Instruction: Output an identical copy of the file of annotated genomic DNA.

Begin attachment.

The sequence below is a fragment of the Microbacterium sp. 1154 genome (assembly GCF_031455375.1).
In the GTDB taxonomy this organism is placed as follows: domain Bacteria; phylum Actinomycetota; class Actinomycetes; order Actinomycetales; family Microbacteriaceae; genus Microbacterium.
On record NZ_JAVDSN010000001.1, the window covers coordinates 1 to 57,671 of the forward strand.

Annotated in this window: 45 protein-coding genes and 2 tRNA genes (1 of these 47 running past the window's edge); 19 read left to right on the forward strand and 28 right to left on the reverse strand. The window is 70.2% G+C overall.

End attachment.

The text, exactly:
The sequence below is a fragment of the Microbacterium sp. 1154 genome (assembly GCF_031455375.1).
In the GTDB taxonomy this organism is placed as follows: domain Bacteria; phylum Actinomycetota; class Actinomycetes; order Actinomycetales; family Microbacteriaceae; genus Microbacterium.
On record NZ_JAVDSN010000001.1, the window covers coordinates 1 to 57,671 of the forward strand.

Annotated in this window: 45 protein-coding genes and 2 tRNA genes (1 of these 47 running past the window's edge); 19 read left to right on the forward strand and 28 right to left on the reverse strand. The window is 70.2% G+C overall.